The World Trade Organization is urging nations to resolve trade tensions, warning that restrictive trade measures would have a harmful impact on the global economy.
The group refuses to weigh in on what appears to be the start of a trade war between the United States and China, the world's two biggest economies. China has reacted to Washington's decision to slap 25 percent tariffs on $34 billion worth of Chinese goods by reciprocating in kind.
While the Geneva-based WTO will not comment on specific actions, the organization's director-general, Roberto Azevedo, has sent out a series of tweets warning nations against giving in to protectionist impulses.
Azevedo says a new WTO monitoring report on trade measures enacted by the G-20 countries indicates a disturbing increase in trade restrictions by major economies. In his tweet, the WTO chief says recent developments show that more restrictive measures are on the way.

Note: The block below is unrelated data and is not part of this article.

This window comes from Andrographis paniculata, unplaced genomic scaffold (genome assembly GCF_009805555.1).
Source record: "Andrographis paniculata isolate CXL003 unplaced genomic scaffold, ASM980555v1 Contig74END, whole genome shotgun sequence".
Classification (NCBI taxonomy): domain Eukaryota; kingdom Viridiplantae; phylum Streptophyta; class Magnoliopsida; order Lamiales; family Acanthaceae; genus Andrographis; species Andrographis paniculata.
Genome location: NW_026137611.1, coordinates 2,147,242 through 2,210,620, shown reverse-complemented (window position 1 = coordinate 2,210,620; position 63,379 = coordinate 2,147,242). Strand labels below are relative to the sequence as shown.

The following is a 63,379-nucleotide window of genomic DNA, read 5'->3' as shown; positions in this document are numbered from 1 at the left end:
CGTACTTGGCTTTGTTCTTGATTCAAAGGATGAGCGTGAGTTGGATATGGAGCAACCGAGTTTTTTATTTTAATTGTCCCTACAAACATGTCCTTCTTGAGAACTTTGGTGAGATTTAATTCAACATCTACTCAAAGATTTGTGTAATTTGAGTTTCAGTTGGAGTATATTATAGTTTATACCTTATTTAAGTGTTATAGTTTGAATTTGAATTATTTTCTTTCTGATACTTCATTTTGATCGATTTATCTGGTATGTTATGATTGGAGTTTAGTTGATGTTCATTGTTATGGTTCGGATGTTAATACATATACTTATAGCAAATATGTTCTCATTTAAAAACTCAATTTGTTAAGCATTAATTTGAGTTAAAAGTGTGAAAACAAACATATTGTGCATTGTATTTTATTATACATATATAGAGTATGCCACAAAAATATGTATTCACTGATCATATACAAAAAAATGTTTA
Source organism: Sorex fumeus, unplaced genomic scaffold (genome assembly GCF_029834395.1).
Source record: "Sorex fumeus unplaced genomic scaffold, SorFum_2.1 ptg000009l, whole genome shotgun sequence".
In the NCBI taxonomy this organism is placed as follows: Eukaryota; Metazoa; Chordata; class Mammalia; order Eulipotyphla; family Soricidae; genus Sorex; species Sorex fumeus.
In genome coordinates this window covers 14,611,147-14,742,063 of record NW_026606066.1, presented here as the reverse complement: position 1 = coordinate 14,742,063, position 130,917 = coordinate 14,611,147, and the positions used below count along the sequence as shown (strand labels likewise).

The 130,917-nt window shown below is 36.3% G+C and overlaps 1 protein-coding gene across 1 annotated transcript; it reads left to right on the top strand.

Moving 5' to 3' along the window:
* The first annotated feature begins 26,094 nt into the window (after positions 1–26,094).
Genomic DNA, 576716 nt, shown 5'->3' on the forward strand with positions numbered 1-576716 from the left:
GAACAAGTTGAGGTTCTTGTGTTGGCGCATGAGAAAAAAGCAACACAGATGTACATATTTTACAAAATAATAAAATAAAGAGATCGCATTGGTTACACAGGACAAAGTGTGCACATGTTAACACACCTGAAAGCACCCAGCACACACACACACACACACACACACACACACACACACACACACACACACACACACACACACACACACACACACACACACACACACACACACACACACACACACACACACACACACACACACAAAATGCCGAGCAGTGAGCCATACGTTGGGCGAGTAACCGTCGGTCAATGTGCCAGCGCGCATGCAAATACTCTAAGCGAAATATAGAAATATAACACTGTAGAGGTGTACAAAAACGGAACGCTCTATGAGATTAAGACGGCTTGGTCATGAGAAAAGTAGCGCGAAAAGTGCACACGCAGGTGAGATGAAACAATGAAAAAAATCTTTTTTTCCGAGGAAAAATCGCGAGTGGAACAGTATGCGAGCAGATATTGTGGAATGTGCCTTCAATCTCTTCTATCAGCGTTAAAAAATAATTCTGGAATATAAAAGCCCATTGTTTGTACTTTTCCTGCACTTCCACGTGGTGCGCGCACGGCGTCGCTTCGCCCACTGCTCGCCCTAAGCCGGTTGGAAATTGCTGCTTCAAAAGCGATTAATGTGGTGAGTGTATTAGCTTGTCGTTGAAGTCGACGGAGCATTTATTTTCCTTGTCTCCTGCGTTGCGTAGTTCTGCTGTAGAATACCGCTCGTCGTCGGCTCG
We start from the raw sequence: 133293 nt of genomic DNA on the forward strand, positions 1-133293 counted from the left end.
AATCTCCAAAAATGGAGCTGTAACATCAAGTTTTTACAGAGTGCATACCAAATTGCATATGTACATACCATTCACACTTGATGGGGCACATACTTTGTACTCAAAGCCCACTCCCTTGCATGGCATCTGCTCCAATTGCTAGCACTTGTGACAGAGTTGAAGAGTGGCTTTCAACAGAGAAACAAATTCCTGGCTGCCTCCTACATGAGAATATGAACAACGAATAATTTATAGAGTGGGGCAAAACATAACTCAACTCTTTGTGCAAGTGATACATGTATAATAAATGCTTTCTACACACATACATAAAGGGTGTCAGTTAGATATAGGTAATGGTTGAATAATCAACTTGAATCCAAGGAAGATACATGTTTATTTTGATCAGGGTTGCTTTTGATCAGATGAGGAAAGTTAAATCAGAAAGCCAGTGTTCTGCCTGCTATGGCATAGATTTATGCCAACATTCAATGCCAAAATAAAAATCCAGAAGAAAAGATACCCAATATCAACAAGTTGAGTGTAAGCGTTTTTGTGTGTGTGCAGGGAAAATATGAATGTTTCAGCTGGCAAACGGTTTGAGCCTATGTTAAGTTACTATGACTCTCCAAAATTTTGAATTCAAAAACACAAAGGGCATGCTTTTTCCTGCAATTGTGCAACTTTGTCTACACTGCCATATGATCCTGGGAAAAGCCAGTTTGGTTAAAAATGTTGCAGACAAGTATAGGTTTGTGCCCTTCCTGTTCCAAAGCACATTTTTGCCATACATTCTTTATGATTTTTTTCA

His spokesman, Dan Pruzin, says Azevedo fears the deterioration in trade relations may be worse than previously anticipated and is likely to have very serious consequences.
"The fallout from these measures is already being felt," Pruzin said. "Companies are hesitating to invest, markets are getting jittery, some prices are rising. With further escalation, the effects would only grow in magnitude, hitting jobs and growth in the countries involved and sending economic shock waves around the world."
President Donald Trump has threatened that the United States might quit the WTO if it is not treated fairly.
"I will just say that no U.S. official in Geneva has given any indication in any of the meetings here in Geneva that the United States intends to withdraw from the WTO," Pruzin told VOA.
WTO chief Azevedo is urging all parties to sit down and discuss ways of tackling the issues at the root of the growing trade tensions.